Swing traders should adjust their stop loss daily.  Intermediate term and long term investors might get by with weekly stop loss adjustments.  Most swing traders like to capture gains achieved over a few days to a month.  Now let’s illustrate how they might do this using some of the methods mentioned earlier. For example, a swing trader (they hold more than a day but usually less than a month) might use a stop loss that ranges between 1% and 3%.  However, since this stop loss range is expressed as a percent, it is not entirely representative.  More sophisticated traders base their stop losses on the action and volatility of the stock rather than on a straight percentage.  Nevertheless, we’ll use straight percentages here because they are easier to use in an illustration.  These traders might place the stop-loss 1% to 3% below the highest low or close reached by the stock since its purchase or they might place the stop loss 3% below the highest high to lock in most of an upward surge.  One strategy they could use is to keep the stop loss 2% below the highest low until the stock accelerates or surges.  When it surges, they could follow the stock up with the stop loss placed 2% to 3% below the highest high.  More aggressive traders will use even tighter stop losses.  Again, sophisticated traders prefer to base their stop losses on the location of support or on the volatility of the stock rather than on straight percentages, because straight percentages have no meaning relative to a stock’s support or fluctuation behavior.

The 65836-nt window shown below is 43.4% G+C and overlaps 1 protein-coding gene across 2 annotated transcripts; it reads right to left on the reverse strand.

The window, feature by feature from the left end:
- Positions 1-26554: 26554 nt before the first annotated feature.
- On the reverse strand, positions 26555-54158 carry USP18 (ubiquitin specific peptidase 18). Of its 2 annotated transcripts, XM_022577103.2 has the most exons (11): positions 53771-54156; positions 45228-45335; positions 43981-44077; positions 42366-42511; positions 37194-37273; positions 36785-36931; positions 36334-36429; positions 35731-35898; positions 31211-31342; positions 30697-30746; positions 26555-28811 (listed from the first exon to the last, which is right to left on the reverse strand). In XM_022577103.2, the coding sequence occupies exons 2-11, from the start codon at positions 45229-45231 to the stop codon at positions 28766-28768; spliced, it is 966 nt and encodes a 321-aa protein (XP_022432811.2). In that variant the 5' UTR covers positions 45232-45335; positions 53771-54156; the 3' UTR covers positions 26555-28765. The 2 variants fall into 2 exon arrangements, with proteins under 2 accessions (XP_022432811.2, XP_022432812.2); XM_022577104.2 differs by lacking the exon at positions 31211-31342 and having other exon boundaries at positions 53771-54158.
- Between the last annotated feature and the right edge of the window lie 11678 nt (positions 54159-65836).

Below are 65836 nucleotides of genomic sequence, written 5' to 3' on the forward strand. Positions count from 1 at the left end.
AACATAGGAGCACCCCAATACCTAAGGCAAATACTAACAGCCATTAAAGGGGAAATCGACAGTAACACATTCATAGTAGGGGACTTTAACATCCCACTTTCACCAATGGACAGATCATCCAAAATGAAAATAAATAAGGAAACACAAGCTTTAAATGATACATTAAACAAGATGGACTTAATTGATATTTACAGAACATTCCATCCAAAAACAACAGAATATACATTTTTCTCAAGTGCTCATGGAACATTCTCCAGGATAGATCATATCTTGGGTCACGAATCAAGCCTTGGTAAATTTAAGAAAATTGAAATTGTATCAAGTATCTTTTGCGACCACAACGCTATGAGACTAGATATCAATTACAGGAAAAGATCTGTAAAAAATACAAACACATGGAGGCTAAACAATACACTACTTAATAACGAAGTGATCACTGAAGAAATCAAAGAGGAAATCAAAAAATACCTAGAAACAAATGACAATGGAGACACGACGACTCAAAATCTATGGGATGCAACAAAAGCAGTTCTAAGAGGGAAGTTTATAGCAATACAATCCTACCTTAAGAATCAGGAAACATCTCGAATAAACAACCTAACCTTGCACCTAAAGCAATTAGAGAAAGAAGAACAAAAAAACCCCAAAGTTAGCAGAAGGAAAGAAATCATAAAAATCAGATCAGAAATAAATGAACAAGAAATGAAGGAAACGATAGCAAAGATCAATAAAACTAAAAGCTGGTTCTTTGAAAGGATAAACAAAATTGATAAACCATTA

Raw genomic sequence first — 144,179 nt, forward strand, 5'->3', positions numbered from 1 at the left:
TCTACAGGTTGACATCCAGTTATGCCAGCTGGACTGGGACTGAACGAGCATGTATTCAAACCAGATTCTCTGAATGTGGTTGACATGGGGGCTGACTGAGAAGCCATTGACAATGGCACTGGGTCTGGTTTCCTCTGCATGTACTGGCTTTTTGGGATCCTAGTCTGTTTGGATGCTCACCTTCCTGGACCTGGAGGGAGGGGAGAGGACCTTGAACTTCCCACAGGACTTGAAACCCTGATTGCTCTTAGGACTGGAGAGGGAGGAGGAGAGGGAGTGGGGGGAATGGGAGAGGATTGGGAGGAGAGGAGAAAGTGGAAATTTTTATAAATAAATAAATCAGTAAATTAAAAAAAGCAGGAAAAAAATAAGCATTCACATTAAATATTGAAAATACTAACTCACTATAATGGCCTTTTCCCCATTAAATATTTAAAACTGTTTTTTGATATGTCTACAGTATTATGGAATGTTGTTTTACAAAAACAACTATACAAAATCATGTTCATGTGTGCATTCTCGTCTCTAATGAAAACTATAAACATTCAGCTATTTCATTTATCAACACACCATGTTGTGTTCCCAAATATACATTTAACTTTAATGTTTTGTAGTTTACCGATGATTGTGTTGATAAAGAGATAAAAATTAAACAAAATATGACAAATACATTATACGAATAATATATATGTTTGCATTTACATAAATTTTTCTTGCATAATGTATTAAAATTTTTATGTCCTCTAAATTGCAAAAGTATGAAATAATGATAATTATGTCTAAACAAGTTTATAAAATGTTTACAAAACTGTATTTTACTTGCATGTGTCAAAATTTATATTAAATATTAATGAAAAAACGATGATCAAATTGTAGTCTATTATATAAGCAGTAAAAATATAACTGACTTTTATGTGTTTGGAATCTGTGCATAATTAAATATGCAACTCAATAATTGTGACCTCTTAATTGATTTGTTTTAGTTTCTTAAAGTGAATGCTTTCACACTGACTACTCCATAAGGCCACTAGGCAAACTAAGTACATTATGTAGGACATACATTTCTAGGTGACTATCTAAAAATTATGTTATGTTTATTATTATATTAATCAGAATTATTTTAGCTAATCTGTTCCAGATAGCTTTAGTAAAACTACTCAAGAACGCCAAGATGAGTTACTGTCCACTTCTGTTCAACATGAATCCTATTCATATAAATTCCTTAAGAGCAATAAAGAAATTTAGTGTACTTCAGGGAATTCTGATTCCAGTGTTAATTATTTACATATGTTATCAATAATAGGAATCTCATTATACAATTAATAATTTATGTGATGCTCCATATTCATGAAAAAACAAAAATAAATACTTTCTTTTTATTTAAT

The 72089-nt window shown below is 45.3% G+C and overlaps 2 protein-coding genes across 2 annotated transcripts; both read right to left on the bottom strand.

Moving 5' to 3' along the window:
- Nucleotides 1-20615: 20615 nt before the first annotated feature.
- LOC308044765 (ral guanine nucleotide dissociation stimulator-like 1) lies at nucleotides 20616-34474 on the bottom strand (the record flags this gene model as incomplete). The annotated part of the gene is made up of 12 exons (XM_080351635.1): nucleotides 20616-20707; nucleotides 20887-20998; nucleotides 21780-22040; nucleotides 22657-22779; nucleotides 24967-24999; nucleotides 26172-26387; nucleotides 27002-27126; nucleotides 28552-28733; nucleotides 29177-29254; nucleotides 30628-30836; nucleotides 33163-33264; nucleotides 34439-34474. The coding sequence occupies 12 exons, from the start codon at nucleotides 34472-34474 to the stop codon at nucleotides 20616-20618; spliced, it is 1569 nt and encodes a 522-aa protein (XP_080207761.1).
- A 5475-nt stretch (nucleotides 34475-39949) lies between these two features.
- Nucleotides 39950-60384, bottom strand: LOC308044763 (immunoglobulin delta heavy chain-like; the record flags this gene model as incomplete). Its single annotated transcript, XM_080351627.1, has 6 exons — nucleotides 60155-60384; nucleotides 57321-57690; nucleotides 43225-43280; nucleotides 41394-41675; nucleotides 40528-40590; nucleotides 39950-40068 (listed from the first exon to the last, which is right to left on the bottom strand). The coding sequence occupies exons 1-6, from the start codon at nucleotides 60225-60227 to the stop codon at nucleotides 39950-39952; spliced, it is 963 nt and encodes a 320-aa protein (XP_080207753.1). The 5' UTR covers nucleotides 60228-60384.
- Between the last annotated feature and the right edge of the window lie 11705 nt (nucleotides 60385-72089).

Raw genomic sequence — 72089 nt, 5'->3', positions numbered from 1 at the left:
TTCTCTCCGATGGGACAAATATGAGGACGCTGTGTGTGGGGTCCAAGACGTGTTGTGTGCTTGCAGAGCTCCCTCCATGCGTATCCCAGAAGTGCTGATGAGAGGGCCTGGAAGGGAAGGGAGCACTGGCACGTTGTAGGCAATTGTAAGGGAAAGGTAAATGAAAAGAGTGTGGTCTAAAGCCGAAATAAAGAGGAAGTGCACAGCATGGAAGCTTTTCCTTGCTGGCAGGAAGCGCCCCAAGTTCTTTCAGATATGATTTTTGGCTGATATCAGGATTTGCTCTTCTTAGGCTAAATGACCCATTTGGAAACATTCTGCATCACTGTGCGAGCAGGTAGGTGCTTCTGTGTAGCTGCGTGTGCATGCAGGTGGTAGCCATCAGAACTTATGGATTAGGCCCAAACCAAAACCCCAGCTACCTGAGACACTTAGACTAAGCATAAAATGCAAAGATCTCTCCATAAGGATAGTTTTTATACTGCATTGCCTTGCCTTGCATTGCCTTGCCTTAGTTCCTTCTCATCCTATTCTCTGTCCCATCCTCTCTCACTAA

Stop losses based on volatility or definable support are far less likely to be triggered by a random fluctuation in price.  Some will use a standard deviation calculation or the ATR (average true range) in calculating the stop-loss, but we will not go into those right now.  Others will base their stop-loss on the 20-day (or 4-week) low.  Their thinking is that if the stock falls below the lowest price it has seen in the last 4 weeks, then it is no longer trending upwards.  Therefore they place their stop loss just below that low.  More aggressive traders base their stop-loss on a 10-day low or some shorter period.  If there is a definable trendline, traders will often place their stop loss 3% below the current value of the trendline if closing prices are used and the stop loss is not actually placed with a broker (this is called a “mental” stop loss).  However if the stop loss is to be exercised in real time while the market is open, many traders will place the stop loss a little more than 6% below the current value of the trendline.  The greater distance of the stop loss is to compensate for the fact that there are often intra-day spikes that could unnecessarily trigger the stop-loss.  The closing price is the final valuation given to the stock and it is the price at which traders are most comfortable leaving their money committed overnight.  This figure has less volatility than the low or high.  Therefore stop losses that are based on the close (and therefore are not triggered by intra-day spikes) can be closer.